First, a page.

About July 1, 1973, appellees bought a new house trailer, larger than the damaged one, and had it located on their farm about a mile and a half from their store. Mr. Johnson testified about various expenses of hooking up utilities on the new trailer. He also testified that a mahogany table worth about $100 and a mahogany mirror worth about $100 were destroyed in the accident.

Mrs. Johnson testified that she suffered from nervousness, sleeplessness and was upset for some time after the accident.

There was no testimony of a sale of the damaged trailer nor of its salvage value.

Dr. Ralph Daniel, Jr., a specialist in internal medicine, who had been Mrs. Johnson's doctor since February 2, 1967, and had treated her for various and sundry ailments over the years, including tension headaches, high blood pressure, depression, urinary tract infection, enlargement of the thyroid gland and cystic mastitis in the breast, testified that there was no causal connection between her health condition and the accident of March 24, 1973. In fact, after the accident he did not see her until April 9, 1973, when he made an annual type physical examination. On cross-examination Dr. Daniel admitted that the accident might have contributed temporarily to her anxiety.

There were eleven assignments of error, most of which had to do with the granting of a punitive damages instruction for the appellees, a refusal to grant an instruction for the appellant that no punitive damages could be awarded, and the allowance of an instruction that appellees could recover for "all pain and suffering, including both physical pain and mental or emotional pain and anguish, if any", even though there was no physical impact.

We are of the opinion that a punitive damages instruction should not have been granted the appellees, and as a corollary that an instruction should have been granted the appellant that there could be no award of punitive damages.

In our opinion there was no willful, gross and wanton negligence in the case at bar. In Fowler Butane Gas Company v. Varner, 244 Miss. 130, 141 So. 2d 226 (1962), this Court outlined the tests that should be applied in determining whether punitive damages were allowable. In Fowler we said:

"The kind of wrongs to which punitive damages are applicable are those which, besides the violation of a right or the actual damages sustained, import insult, fraud or oppression and not merely injuries but injuries inflicted in the spirit of wanton disregard for the rights of others. In order to warrant the recovery of punitive damages, there must enter into the injury some element of aggression or some coloring of insult, malice or gross negligence, evincing *873 ruthless disregard for the rights of others, so as to take the case out of the ordinary rule. [Citations omitted]." 244 Miss. at 150-51, 141 So. 2d at 233.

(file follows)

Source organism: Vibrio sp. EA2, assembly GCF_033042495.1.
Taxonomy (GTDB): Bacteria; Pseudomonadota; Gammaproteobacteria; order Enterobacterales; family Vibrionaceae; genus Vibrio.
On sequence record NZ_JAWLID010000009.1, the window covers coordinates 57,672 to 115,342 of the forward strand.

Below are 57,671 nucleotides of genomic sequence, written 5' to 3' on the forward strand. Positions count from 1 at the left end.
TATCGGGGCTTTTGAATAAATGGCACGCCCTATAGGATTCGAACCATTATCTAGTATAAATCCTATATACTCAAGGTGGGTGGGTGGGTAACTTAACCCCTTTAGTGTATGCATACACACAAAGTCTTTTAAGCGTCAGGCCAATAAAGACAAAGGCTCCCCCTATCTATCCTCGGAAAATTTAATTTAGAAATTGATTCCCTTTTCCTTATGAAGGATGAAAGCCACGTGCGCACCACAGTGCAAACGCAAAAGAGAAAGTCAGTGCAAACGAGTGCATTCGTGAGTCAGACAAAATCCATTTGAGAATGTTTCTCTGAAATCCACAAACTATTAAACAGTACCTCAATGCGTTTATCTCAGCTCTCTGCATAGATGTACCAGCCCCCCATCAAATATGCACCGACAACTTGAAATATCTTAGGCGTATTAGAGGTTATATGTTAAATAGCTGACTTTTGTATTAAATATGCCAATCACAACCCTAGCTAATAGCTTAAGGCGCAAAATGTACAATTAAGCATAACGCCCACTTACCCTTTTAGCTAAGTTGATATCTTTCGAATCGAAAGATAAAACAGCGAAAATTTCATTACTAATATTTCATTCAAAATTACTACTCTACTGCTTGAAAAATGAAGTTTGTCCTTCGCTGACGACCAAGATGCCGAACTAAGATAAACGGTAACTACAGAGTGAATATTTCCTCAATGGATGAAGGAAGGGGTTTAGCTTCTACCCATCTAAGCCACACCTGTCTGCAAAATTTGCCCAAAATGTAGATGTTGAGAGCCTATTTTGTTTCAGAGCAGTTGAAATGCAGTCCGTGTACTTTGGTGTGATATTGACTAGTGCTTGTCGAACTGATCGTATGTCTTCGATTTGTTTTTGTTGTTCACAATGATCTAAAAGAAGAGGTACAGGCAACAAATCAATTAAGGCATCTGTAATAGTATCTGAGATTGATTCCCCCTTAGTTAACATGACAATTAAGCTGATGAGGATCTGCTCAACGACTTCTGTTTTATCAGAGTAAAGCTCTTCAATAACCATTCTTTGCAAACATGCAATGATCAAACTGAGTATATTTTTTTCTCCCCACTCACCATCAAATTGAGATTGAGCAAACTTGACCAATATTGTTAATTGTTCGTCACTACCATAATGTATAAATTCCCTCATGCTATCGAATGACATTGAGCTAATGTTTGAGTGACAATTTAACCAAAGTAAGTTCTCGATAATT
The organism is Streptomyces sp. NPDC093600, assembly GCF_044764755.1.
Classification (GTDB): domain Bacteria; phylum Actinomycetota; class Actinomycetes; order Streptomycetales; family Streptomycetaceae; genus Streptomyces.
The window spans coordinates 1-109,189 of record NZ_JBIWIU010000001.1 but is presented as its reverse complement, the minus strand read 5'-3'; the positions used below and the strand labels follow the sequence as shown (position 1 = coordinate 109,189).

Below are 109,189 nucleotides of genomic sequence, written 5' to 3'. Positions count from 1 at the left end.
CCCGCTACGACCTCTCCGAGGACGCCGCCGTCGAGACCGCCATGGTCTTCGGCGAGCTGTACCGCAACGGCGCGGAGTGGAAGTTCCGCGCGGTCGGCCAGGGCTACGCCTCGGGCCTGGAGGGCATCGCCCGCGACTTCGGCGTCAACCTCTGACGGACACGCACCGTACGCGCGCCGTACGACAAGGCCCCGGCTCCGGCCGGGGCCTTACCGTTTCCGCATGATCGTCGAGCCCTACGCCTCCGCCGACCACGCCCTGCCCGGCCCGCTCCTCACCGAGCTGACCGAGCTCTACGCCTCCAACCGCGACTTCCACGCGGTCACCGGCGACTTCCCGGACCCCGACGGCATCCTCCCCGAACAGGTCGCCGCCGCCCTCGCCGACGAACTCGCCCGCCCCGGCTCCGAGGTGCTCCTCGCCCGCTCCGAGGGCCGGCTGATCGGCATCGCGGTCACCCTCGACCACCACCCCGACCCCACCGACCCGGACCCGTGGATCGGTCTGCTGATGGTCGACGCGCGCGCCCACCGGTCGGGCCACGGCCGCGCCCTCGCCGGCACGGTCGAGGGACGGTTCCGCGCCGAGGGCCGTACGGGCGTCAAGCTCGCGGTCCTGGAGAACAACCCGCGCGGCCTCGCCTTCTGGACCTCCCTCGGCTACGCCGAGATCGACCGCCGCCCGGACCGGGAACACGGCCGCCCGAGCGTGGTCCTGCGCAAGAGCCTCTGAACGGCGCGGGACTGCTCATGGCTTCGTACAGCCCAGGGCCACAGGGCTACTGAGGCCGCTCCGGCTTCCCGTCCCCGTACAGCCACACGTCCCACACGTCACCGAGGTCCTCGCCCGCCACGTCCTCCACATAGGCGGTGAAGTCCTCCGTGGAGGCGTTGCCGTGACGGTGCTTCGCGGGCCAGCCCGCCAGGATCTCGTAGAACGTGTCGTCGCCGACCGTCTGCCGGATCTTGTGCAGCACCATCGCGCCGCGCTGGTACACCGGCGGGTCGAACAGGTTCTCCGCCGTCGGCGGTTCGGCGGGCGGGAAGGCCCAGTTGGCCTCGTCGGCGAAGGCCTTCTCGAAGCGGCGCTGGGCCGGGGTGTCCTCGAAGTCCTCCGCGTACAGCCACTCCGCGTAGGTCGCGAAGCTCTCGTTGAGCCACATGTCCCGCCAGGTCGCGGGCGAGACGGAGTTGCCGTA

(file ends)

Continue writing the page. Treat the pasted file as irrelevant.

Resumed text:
While this Court did abandon the "physical impact doctrine" in First National Bank v. Langley, 314 So. 2d 324, (Miss. 1975), we did quote with approval in Langley the following from W. Prosser, Handbook of the Law of Torts ยง 54 (4th ed. 1971):

"It would seem that there must necessarily be, in lieu of impact, some requirement of satisfactory proof, and at least in the absence of knowledge of the plaintiff's unusual susceptibility, there should be no recovery for hypersensitive mental disturbance where a normal individual would not be affected under the circumstances. But in general, it seems clear that the courts which deny all remedy in such cases are fighting a rearguard action. (Footnotes omitted). Id. at 332-33." 314 So. 2d at 331-32. (Emphasis added).

In the case at bar, Mrs. Johnson's family doctor testified that there was no causal connection between the accident and her nervous condition. There was no mental disturbance and even the testimony as to nervousness and anxiety was extremely vague, unsatisfactory and speculative.

Since the proof was definite and clear as to the cost of complete repairs to the home trailer and the damage to two items of furniture, these actual damages are clearly separable from any punitive damages and damages for mental pain and suffering as a result of the accident. These proved actual damages amounted to approximately $5,000; the judgment was for $7,000.

We feel that there should be a remittitur of $2,000. If appellees agree to this remittitur within 15 days after this judgment becomes final, then the judgment will be affirmed for $5,000. Otherwise, the judgment will be reversed and this cause remanded for a new trial on the issue of damages alone.

Affirmed on condition of remittitur.